If you follow the bad lighting advice provided here, you’ll never get a shot like this, which was made using a north-facing window as a beautiful, soft key light that’s ideal for portraits.
If poor quality lighting is your goal, from portraits to landscapes, here’s our advice for ensuring your lighting is never very good.
- Learn a lighting rule and never vary it or stray from it. Become a one-trick pony!
- Avoid sunrise and sunset, and lightly cloudy days, too.
- Bring your own light at all times. If there’s nice ambient light, ignore it.
- If one light is good, two lights are better. Three lights are better than that, and a bunch of lights are the best. Who cares if you don’t know what to do with them.
- Never set the white balance manually. Use auto white balance all the time.
- Take most portraits outdoors at midday with the subject facing the sun.
- Don’t use a window—particularly, a north-facing window—as a key light.
- Go in blind, not knowing what you’re shooting or where, or what the lighting will be.
- Flat lighting is always the best lighting. Even illumination is preferable to light with shadows. Shadows, especially on faces, are wrong.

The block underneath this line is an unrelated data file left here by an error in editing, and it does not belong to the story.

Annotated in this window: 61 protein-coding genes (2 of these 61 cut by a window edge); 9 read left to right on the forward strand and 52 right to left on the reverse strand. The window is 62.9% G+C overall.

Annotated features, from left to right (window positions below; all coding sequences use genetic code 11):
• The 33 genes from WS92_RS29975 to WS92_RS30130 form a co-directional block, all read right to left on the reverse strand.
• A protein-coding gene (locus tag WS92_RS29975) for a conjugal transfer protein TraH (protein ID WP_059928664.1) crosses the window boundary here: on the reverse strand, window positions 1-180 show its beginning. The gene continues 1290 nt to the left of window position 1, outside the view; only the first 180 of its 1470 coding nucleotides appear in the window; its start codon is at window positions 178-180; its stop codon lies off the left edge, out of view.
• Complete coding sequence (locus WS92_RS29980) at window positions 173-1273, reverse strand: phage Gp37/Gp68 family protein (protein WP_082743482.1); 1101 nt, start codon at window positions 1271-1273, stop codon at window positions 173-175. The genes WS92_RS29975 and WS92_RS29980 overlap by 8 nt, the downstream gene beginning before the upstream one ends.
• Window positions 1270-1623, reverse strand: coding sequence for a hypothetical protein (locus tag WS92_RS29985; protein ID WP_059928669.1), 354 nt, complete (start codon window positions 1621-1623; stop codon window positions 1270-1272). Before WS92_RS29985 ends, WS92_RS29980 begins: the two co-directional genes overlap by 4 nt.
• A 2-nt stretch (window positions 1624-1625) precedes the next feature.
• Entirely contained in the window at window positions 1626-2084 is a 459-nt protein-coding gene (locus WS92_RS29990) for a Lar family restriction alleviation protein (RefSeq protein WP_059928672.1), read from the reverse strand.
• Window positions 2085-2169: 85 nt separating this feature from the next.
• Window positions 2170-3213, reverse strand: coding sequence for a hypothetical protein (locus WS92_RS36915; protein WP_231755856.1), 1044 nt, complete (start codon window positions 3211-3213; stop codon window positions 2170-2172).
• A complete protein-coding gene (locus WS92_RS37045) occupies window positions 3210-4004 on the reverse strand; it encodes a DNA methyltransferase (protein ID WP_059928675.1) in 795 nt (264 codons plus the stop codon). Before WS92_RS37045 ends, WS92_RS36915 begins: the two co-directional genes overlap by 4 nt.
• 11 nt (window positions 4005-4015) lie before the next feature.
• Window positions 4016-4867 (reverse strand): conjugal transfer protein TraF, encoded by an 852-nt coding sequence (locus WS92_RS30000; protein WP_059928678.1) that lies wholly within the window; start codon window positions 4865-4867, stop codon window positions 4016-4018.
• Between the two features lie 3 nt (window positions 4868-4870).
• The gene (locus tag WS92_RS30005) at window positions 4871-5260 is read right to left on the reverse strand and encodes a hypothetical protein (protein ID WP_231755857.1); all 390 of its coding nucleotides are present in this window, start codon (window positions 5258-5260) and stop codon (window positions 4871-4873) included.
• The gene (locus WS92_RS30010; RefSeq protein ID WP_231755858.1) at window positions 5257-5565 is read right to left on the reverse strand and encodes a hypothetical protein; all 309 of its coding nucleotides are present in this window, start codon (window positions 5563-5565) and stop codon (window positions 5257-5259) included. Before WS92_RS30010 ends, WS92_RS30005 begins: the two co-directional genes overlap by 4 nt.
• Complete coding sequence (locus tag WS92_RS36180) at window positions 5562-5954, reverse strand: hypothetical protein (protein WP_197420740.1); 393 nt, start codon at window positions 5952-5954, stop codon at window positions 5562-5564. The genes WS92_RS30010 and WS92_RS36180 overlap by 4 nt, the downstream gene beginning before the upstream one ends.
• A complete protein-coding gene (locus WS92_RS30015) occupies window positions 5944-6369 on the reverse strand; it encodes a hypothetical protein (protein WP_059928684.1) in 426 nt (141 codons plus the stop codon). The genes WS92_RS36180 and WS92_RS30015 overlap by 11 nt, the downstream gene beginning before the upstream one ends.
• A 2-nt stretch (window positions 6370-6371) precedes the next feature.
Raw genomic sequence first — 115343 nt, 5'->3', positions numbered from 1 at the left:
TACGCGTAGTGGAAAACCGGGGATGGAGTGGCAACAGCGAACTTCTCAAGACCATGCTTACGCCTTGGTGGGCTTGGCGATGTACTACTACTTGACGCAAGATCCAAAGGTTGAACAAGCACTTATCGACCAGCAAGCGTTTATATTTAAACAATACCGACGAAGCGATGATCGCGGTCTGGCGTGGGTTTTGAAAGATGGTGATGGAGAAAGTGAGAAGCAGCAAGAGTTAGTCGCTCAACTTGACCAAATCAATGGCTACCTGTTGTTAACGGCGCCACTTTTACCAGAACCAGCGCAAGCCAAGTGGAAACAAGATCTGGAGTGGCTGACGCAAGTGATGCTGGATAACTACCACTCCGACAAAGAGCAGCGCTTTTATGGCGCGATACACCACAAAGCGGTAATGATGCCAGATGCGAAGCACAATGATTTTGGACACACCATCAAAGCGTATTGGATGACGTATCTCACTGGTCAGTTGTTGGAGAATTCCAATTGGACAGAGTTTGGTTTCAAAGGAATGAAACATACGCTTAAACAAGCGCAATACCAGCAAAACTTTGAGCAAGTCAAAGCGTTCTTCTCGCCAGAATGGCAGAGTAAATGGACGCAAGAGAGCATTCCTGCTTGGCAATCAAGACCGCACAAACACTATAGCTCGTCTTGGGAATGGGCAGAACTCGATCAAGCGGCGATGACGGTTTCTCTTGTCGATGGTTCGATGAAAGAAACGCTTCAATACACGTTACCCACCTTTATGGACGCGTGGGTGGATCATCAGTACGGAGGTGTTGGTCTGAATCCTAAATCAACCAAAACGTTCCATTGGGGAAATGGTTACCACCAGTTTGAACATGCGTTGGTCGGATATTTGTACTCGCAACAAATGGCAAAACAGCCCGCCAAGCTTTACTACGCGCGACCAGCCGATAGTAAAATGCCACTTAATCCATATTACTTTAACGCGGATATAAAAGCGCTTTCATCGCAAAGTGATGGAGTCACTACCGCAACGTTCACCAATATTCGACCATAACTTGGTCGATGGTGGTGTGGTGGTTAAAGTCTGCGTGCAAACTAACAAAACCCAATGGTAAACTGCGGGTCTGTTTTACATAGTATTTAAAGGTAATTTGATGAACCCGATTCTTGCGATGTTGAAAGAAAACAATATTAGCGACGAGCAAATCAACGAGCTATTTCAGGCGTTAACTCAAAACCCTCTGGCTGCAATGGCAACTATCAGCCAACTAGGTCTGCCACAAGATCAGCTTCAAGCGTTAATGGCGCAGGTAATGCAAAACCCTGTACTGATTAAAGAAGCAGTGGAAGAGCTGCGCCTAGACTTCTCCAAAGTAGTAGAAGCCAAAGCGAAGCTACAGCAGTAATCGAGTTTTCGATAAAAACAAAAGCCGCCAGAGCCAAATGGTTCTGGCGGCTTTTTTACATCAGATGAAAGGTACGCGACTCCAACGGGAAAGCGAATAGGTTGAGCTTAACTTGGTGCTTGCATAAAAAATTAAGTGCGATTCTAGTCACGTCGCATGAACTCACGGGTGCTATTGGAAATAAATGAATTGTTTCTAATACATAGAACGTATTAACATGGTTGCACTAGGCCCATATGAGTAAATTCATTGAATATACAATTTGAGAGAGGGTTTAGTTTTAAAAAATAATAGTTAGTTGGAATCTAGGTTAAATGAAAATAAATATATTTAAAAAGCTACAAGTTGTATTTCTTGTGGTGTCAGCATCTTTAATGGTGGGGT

- Never modify your light. Who needs softboxes, umbrellas, reflectors, snoots and scrims?
- When you use a flash, make sure it stays right on top of the camera. Never bounce it off the ceiling or remove it from the hot-shoe. Keep it aimed directly at the subject.
- If you find it difficult to light subjects and backgrounds separately, just have the subject stand close to the background and light them both with one light.
- However many surfaces a subject has, light each of those surfaces the same value. For instance, if your subject is a box, light that box so that the front, top and side of the box all have the same brightness value. In this way you’ll mask all evidence of dimensionality and shape.
- Make sure the light never matches the mood of the scene. For happy subjects, use dark and moody lighting. For dark and moody subjects, photograph them on bright backgrounds in high-key scenarios.
- Eliminate all shadows. The more light the better.
- When in doubt, add another key light.
If you follow these rules, you’ll be sure to make unattractive, unappealing pictures time after time. Or, of course, you could always do the opposite of this terrible advice and come up with some beautifully lit pictures. Good luck in your lighting adventure!